For the past few days, Facebook has been asking all of its users to vote on some of the proposed changes to its two main policy documents, the Statement of Rights and Responsibilities and its Data Use Policy.
The changes cover things like the ability to share data between Instagram, or any other company it may acquire, and Facebook, or some clearer language regarding ads.
The big change though covers this very process, whether Facebook has to put changes like this to the vote in the future. It's not as a bad as it may seem at first sight, the process hasn't worked. It's been only used once and it resulted in abysmal voter turnout.
Things aren't going any better this time around, after almost a week of voting, there have been fewer than 600,000 votes. Over 500,000 of those are in favor of keeping the old documents, i.e. they oppose the changes.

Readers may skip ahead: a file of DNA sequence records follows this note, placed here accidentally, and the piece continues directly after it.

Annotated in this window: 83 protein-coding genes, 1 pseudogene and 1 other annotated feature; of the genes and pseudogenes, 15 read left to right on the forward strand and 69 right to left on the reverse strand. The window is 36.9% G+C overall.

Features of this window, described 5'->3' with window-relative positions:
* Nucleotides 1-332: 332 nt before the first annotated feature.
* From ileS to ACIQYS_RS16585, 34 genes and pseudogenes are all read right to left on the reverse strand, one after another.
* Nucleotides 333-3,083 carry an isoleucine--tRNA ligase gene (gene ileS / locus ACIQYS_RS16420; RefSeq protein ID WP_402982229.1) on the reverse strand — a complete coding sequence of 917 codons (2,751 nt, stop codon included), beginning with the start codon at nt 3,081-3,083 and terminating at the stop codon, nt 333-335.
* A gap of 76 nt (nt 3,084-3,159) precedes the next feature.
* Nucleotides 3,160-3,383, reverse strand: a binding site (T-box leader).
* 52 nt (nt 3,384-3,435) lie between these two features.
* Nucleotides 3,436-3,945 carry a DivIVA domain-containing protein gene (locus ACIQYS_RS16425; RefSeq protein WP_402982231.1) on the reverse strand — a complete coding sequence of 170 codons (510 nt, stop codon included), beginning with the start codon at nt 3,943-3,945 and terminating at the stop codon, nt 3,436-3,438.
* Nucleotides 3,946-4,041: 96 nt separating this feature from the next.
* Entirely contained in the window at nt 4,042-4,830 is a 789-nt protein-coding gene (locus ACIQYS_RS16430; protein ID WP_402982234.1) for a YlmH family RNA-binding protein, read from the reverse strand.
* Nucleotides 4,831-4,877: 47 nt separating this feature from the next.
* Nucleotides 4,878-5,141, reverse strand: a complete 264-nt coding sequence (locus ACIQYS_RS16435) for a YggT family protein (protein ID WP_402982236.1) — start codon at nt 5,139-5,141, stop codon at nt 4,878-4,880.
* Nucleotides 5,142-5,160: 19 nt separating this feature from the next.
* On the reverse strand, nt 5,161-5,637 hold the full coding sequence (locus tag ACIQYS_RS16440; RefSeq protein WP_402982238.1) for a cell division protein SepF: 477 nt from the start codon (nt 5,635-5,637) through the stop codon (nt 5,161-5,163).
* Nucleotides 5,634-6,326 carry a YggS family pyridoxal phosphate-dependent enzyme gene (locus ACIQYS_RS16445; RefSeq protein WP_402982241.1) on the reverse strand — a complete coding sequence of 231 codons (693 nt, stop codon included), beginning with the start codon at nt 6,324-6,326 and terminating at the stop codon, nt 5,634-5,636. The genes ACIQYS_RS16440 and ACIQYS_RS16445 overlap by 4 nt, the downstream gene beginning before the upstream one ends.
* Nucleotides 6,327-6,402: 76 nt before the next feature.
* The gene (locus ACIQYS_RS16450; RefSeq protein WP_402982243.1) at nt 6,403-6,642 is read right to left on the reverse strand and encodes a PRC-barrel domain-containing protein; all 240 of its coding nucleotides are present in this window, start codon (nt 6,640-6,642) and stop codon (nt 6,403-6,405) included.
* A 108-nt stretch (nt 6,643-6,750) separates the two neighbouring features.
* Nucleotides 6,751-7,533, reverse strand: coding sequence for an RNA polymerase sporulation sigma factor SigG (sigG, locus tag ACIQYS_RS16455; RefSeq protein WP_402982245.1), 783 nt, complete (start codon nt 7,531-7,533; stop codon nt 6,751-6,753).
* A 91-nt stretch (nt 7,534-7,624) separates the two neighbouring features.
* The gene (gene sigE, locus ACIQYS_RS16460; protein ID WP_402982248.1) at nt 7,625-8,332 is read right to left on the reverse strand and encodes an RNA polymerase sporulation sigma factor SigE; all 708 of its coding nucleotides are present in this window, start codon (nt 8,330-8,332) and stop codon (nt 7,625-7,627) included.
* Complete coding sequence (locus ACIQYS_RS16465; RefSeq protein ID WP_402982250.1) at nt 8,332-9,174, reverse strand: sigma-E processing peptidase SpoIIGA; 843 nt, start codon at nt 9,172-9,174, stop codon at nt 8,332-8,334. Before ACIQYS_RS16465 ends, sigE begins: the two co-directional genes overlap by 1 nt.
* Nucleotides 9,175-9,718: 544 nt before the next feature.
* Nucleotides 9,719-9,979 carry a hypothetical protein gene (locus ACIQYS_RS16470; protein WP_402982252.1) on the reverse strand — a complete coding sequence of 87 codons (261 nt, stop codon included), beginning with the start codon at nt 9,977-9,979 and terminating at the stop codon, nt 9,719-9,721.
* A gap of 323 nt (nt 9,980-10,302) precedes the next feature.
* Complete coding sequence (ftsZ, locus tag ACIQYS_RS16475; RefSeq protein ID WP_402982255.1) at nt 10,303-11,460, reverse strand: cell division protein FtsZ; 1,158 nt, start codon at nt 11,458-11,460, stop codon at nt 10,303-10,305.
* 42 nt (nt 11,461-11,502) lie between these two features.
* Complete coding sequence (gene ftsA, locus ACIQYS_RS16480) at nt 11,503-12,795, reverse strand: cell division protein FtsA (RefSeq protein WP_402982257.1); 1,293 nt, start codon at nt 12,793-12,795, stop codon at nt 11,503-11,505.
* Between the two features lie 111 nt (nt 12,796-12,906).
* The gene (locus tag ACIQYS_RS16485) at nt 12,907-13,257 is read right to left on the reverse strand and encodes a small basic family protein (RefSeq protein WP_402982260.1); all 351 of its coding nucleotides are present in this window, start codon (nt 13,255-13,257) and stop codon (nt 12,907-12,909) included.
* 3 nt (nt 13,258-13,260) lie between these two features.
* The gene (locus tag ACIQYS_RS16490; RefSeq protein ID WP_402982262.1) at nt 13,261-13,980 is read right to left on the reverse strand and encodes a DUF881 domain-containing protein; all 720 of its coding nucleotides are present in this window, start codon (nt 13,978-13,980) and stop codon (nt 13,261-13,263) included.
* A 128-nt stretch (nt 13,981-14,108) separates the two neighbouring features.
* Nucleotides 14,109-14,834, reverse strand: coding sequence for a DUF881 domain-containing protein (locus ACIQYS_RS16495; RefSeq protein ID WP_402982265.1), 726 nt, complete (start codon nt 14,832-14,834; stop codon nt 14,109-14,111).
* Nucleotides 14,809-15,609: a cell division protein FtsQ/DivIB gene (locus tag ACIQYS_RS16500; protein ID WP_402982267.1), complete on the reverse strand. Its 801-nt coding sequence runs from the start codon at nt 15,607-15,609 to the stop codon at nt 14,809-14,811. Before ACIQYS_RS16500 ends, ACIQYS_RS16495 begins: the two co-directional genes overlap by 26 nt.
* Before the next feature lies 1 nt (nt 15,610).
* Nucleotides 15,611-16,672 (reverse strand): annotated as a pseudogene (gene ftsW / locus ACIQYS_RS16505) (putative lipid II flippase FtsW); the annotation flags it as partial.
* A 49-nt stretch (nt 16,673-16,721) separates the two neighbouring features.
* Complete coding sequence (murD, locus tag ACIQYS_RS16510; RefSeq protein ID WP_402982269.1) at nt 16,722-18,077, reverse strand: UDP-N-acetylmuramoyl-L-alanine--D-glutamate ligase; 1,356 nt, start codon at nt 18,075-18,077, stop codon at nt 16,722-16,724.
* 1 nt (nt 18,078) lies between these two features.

But Facebook needs 30 percent of the users to vote for their decision to be binding. With a couple of days of voting left and 299,500,000 people still to vote, it's obvious this won't happen.
This is the big reason why Facebook wants to change the process, it doesn't work. Instead, Facebook plans to offer other ways for those interested in the policies to make their voices heard and get in touch with Facebook directly.